It’s not October without a review of an Amicus film, and this year I’ve got another Amicus Anthology here – the one with the title that grabbed my attention the most – The House That Dripped Blood. Unfortunately, it’s also probably the most disappointing I’ve seen to date.
The House That Drips Blood is made up of a collection of about 4 horror stories, each based around one house, with a framing narrative focused on a Detective Inspector from London coming to investigate the most recent disappearance at that house – of an actor working on a vampire film. The cast isn’t exactly the same Murderer’s Row as some of the other horror films I’ve covered so far (particularly Doctor Terror’s House of Horrors), but it’s nothing to sneeze at either. Christopher Lee and Peter Cushing – who have basically become as much a staple of Amicus’ films as they have been with Hammer – are here, as are two relative newcomers to Amicus – Denholm Elliot (who would also appear in Vault of Horror) and the Third Doctor himself – Jon Pertwee.
Generally, everyone puts in great work – Cushing has the material with heavier emotional range, and Lee has the material that has him playing a more cold, harsh, and emotionally distant character – which is pretty much exactly to the types that Amicus has cast them in other films. It leads, to an extent, Elliott and Pertwee’s stories being a little more interesting, because they’re newcomers, so I didn’t know what to expect. Elliott’s story is a kind of story that feels like what would be the Stephen King Special – a horror writer goes to a house to write his next book when weird crap starts happening to him. In this case, he’s seeing the serial killer he’s writing about in his story, and eventually, people start getting murdered.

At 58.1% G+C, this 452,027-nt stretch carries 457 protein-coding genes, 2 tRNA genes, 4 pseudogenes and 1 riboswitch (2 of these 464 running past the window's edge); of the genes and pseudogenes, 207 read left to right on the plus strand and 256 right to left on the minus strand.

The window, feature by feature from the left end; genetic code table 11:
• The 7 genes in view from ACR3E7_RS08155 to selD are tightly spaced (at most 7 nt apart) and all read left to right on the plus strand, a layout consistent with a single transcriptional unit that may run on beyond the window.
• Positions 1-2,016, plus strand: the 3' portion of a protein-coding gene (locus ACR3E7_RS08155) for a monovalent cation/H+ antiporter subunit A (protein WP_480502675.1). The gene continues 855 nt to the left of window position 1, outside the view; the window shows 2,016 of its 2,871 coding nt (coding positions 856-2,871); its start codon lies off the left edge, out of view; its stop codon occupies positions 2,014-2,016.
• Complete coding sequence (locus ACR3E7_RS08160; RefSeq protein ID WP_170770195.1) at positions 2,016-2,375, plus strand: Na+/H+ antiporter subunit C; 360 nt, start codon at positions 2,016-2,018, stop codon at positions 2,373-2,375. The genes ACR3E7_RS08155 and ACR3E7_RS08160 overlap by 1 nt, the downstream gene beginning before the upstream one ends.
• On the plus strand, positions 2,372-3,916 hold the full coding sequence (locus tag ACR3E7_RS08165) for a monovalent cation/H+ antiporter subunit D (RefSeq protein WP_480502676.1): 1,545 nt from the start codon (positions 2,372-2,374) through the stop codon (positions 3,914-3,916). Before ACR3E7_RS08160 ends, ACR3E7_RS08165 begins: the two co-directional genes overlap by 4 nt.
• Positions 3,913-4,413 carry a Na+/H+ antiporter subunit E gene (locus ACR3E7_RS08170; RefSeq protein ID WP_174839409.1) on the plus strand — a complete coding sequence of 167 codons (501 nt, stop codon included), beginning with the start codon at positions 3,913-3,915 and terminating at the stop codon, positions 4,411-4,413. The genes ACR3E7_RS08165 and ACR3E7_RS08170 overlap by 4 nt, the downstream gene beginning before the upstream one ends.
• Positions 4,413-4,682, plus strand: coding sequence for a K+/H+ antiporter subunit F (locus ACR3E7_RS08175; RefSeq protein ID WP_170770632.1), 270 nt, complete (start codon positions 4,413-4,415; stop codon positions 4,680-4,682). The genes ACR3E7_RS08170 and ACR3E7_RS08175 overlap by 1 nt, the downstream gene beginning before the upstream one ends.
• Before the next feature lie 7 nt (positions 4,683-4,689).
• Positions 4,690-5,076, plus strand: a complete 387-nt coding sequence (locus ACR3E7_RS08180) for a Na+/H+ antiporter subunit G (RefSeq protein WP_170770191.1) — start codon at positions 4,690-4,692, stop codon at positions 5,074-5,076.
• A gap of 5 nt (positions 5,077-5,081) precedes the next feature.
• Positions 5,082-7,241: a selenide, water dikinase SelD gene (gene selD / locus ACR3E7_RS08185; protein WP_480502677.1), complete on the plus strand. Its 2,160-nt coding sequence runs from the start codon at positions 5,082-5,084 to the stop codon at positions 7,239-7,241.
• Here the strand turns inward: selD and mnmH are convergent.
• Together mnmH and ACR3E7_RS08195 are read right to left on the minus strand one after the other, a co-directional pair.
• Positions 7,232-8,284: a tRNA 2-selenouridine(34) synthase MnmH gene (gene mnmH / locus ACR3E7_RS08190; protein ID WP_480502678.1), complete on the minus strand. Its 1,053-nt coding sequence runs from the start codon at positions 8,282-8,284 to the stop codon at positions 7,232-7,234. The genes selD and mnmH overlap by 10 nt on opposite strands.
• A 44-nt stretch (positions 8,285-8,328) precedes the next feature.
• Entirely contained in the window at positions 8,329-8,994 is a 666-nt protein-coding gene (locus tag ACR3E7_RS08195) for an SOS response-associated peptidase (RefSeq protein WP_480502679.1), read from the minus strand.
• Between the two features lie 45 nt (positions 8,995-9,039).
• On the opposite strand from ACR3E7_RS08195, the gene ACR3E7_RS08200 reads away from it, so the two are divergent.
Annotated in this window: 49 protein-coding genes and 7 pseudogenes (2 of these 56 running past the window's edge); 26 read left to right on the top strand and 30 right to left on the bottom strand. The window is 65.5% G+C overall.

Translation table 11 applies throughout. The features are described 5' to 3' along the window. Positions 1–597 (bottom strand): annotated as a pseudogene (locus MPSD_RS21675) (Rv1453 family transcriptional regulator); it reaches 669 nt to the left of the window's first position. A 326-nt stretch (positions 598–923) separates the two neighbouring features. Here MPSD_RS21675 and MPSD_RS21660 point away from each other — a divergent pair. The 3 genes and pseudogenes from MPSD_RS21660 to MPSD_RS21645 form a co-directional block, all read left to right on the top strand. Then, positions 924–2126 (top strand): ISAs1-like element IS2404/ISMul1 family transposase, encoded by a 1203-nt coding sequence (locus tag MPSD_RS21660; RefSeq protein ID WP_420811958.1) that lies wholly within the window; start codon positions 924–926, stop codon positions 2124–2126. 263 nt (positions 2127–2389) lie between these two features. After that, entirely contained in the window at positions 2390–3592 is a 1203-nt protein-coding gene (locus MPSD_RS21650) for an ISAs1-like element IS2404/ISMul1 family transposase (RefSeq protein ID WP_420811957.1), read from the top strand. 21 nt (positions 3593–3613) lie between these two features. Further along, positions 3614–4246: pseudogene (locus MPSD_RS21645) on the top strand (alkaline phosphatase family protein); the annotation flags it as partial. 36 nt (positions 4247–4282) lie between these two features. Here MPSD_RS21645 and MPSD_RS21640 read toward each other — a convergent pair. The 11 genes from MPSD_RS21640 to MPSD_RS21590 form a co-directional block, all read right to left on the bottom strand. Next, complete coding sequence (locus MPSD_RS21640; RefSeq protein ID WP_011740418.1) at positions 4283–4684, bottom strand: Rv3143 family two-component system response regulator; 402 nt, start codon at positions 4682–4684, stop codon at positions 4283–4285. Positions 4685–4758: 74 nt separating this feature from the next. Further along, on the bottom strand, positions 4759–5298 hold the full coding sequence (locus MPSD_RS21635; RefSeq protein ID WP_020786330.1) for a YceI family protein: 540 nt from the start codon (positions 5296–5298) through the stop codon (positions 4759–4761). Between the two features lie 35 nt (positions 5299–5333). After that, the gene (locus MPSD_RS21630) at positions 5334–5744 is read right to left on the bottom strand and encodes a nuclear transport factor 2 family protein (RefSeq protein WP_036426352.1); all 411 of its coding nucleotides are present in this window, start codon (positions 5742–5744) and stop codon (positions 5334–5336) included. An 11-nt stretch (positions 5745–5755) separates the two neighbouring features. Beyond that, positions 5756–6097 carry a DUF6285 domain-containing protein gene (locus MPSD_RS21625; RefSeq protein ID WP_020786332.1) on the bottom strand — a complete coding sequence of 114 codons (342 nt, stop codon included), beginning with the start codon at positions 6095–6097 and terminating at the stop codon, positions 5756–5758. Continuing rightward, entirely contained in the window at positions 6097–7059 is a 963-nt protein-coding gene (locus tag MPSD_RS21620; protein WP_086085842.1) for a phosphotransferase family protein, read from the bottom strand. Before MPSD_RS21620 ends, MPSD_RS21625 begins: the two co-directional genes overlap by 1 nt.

Pertwee’s story, on the other hand, is one he almost feels out of place in. On the one hand, Doctor Who, in a lot of respects, has often been a horror science-fiction series, occasionally stepping out of that range some other, more conventional series. So Pertwee playing a horror actor sort of works – even with this being early in his tenure as The Doctor. On the other hand, while reading up on the movie, I saw some notes that the first pick for Pertwee’s role in The House That Drips Blood was Vincent Price, and I absolutely see it. The character Pertwee plays – long-time horror actor Paul Henderson, in town for a vampire movie role – feels like he was written for Price, particularly with the character being written as being an actor who was a long-time veteran of horror. Possibly the only person who could do better than Price in this role would be Christopher Lee himself – though I’ll admit that I don’t know if Lee would have been willing to poke fun at his own career in the ways that Vincent Price never really appeared to be self-conscious about. That said, the inclusion of Ingrid Pitt, fresh off the first of Hammer’s Karnstein movies was an excellent inclusion – Pertwee and Pitt play off each other well – and certainly people were aware of this, considering that Pitt was brought onto Doctor Who for a later story with Pertwee.
Ultimately though, the main weakness of the film is that the frame story never really provides an opportunity for the leads of the individual stories to interact with each other in the frame narrative the way they did in previous anthologies like Doctor Terror’s. We know Cushing and Lee have chemistry, but it would have been great to have had the three share some screen time together – and sadly this is the only real dedicated horror film in Pertwee’s filmography.
In all, The House That Dripped Blood isn’t a bad film, but it is a deeply underwhelming film. Ultimately, that puts it down on the list of my ranking of Amicus films.
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